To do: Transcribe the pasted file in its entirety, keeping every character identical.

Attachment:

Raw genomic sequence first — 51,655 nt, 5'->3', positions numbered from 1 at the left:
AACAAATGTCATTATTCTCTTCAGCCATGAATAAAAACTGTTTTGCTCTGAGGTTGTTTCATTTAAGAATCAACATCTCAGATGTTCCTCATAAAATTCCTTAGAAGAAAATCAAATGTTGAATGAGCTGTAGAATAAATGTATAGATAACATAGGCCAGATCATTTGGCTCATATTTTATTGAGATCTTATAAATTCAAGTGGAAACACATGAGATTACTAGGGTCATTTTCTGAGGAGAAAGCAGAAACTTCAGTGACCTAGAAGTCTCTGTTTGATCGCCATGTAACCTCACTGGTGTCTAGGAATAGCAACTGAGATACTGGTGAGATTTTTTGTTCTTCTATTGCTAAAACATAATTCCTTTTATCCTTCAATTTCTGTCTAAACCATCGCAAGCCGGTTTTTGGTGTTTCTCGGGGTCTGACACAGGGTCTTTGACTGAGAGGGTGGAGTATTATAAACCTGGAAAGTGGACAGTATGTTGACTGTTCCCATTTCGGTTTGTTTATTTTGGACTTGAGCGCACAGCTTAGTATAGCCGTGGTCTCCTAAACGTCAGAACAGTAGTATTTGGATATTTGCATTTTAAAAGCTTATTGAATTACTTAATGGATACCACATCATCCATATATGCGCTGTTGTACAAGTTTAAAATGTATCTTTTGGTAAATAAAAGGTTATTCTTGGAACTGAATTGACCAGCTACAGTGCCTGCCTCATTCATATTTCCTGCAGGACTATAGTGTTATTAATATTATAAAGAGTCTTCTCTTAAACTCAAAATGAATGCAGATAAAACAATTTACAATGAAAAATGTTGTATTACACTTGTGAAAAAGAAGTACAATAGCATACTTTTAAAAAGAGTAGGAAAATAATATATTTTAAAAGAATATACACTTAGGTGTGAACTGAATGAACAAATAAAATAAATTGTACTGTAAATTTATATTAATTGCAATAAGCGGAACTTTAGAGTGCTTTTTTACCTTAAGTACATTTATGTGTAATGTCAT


Raw genomic sequence first — 51,655 nt, 5'->3', positions numbered from 1 at the left:
AACAAATGTCATTATTCTCTTCAGCCATGAATAAAAACTGTTTTGCTCTGAGGTTGTTTCATTTAAGAATCAACATCTCAGATGTTCCTCATAAAATTCCTTAGAAGAAAATCAAATGTTGAATGAGCTGTAGAATAAATGTATAGATAACATAGGCCAGATCATTTGGCTCATATTTTATTGAGATCTTATAAATTCAAGTGGAAACACATGAGATTACTAGGGTCATTTTCTGAGGAGAAAGCAGAAACTTCAGTGACCTAGAAGTCTCTGTTTGATCGCCATGTAACCTCACTGGTGTCTAGGAATAGCAACTGAGATACTGGTGAGATTTTTTGTTCTTCTATTGCTAAAACATAATTCCTTTTATCCTTCAATTTCTGTCTAAACCATCGCAAGCCGGTTTTTGGTGTTTCTCGGGGTCTGACACAGGGTCTTTGACTGAGAGGGTGGAGTATTATAAACCTGGAAAGTGGACAGTATGTTGACTGTTCCCATTTCGGTTTGTTTATTTTGGACTTGAGCGCACAGCTTAGTATAGCCGTGGTCTCCTAAACGTCAGAACAGTAGTATTTGGATATTTGCATTTTAAAAGCTTATTGAATTACTTAATGGATACCACATCATCCATATATGCGCTGTTGTACAAGTTTAAAATGTATCTTTTGGTAAATAAAAGGTTATTCTTGGAACTGAATTGACCAGCTACAGTGCCTGCCTCATTCATATTTCCTGCAGGACTATAGTGTTATTAATATTATAAAGAGTCTTCTCTTAAACTCAAAATGAATGCAGATAAAACAATTTACAATGAAAAATGTTGTATTACACTTGTGAAAAAGAAGTACAATAGCATACTTTTAAAAAGAGTAGGAAAATAATATATTTTAAAAGAATATACACTTAGGTGTGAACTGAATGAACAAATAAAATAAATTGTACTGTAAATTTATATTAATTGCAATAAGCGGAACTTTAGAGTGCTTTTTTACCTTAAGTACATTTATGTGTAATGTCAT